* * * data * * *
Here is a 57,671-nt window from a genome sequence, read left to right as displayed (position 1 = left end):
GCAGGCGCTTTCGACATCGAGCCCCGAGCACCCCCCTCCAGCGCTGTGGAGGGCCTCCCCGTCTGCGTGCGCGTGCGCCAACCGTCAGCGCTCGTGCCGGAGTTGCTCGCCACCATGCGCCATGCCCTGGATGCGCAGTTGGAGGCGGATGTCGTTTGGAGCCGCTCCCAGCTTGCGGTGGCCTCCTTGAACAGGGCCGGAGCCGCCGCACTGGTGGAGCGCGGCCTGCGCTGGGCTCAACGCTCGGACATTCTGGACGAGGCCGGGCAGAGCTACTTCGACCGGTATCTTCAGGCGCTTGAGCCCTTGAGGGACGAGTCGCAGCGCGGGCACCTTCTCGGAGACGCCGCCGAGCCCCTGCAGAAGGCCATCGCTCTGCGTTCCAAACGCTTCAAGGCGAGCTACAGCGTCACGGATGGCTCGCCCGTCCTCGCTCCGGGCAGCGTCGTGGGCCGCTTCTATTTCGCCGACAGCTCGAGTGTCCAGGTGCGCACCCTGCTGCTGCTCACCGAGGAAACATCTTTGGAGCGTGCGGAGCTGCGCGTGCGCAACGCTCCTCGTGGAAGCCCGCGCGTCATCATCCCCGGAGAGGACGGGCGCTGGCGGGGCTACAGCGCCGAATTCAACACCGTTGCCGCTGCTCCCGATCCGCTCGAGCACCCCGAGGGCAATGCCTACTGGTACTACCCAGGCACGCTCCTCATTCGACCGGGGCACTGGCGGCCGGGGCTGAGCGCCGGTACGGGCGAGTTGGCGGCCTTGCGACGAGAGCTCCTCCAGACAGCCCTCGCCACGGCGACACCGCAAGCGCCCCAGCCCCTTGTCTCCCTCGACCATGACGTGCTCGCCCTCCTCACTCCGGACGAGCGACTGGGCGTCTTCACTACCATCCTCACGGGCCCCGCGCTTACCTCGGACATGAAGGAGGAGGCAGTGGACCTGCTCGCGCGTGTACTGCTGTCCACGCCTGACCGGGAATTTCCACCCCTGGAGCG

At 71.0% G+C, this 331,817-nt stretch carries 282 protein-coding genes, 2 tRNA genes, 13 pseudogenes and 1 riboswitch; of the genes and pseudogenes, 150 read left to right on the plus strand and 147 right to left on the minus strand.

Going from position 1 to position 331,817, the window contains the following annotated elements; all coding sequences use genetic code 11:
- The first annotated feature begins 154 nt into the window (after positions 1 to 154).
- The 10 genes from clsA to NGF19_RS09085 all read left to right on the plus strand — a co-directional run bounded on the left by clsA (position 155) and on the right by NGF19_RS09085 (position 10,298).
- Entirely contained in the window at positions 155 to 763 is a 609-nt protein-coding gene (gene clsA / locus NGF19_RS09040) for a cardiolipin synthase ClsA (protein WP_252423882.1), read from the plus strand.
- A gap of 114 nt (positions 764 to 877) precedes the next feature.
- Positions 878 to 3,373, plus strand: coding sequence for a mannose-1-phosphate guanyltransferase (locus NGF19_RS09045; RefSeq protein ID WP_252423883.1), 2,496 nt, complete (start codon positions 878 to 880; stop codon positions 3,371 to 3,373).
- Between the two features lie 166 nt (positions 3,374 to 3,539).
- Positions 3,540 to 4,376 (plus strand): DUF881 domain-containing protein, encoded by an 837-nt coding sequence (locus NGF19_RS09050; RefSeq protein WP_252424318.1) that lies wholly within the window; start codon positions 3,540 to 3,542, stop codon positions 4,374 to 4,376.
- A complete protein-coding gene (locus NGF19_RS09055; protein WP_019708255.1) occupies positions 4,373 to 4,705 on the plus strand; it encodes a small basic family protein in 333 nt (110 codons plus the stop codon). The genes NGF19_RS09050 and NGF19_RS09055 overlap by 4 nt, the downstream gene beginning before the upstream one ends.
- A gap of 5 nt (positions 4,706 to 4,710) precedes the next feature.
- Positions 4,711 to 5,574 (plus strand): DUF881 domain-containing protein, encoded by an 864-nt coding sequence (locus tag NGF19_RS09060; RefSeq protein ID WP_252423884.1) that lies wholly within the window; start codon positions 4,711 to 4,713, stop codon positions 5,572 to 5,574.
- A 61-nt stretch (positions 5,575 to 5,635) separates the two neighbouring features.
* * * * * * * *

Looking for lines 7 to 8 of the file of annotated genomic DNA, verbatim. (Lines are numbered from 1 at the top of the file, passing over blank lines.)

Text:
- Entirely contained in the window at positions 155 to 763 is a 609-nt protein-coding gene (gene clsA / locus NGF19_RS09040) for a cardiolipin synthase ClsA (protein WP_252423882.1), read from the plus strand.
- A gap of 114 nt (positions 764 to 877) precedes the next feature.